Why do people expend personal time and effort toward creating a public good? Over the past decade, collaborative, community-based approaches to developing knowledge-intensive products like encyclopediae, music, and software have gained prominence in both practice and scholarly analysis. "Open source software development," for example, is distinguished by self-selection of distributed participants into tasks, free revealing of knowledge, collective creation of shared software artifacts, and participants' ability to generate new innovations by reinterpreting and repurposing knowledge and artifacts created by others. The MathWorks' Ned Gulley and HBS professor Karim R. Lakhani study the determinants of individual performance and collective value in software innovation by analyzing 11 programming competitions that mimic the working of the open source software community. Read More

The Architecture of Complex Systems: Do Core-periphery Structures Dominate?

All complex systems can be divided into a nested hierarchy of subsystems. However, not all these subsystems are of equal importance: Some subsystems are core to system performance, whereas others are only peripheral. In this study, HBS professor Carliss Y. Baldwin and coauthors developed methods to detect the core components in a complex software system, establish whether these systems possess a core-periphery structure, and measure important elements of these structures. The general patterns highlight the difficulties a system architect faces in designing and managing such systems. Results represent a first step in establishing stylized facts about the structure of real-world systems. Read More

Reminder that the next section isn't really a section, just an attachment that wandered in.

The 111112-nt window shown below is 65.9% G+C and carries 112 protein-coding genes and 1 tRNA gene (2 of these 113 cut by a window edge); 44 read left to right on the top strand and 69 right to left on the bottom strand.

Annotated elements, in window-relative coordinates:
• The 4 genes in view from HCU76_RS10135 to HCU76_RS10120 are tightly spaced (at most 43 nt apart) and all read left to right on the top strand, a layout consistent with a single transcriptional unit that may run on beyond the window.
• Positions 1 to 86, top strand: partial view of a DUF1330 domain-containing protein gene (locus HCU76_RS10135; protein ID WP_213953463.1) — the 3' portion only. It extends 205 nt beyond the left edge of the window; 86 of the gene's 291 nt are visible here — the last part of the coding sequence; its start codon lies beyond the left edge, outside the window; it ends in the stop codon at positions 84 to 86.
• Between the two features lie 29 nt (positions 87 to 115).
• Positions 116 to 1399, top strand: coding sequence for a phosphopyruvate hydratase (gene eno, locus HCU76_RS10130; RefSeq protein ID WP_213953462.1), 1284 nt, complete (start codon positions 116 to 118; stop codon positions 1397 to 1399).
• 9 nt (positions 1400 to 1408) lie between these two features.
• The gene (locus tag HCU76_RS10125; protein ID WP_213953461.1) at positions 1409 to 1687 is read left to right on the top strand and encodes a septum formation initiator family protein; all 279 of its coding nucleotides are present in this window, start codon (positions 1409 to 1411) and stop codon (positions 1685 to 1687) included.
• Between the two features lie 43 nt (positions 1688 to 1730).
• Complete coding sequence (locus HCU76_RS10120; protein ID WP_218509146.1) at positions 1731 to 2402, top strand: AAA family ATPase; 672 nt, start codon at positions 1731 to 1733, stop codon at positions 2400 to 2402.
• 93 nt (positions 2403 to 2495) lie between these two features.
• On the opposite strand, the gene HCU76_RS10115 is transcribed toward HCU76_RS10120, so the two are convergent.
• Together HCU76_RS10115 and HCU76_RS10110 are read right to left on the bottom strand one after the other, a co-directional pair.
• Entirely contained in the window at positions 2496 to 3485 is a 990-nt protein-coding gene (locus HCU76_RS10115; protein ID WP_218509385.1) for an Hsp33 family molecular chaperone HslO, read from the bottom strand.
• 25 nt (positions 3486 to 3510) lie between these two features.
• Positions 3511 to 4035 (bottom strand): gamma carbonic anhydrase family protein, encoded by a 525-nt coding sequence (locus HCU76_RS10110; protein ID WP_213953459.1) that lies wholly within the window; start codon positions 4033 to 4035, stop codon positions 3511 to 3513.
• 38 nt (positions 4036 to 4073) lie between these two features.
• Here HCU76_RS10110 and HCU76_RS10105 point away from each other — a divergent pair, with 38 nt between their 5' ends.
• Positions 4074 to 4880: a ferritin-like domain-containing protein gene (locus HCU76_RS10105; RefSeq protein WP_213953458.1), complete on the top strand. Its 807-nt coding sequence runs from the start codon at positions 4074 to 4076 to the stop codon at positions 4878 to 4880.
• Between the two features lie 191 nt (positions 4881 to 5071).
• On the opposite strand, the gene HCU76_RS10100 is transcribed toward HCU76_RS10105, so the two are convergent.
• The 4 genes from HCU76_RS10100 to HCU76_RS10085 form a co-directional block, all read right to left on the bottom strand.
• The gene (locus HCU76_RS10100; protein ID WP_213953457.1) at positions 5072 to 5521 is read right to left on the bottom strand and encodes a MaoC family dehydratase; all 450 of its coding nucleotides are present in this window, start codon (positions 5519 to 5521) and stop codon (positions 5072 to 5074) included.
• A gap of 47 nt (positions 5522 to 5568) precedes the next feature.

Mixing Open Source and Proprietary Software Strategies

Open source and proprietary software development used to be competing strategies. Now software firms are experimenting with strategies that mix the two models. Researcher Gaston Llanes discusses recent research into these "mixed source" strategies. Read More

Fluid Teams and Fluid Tasks: The Impact of Team Familiarity and Variation in Experience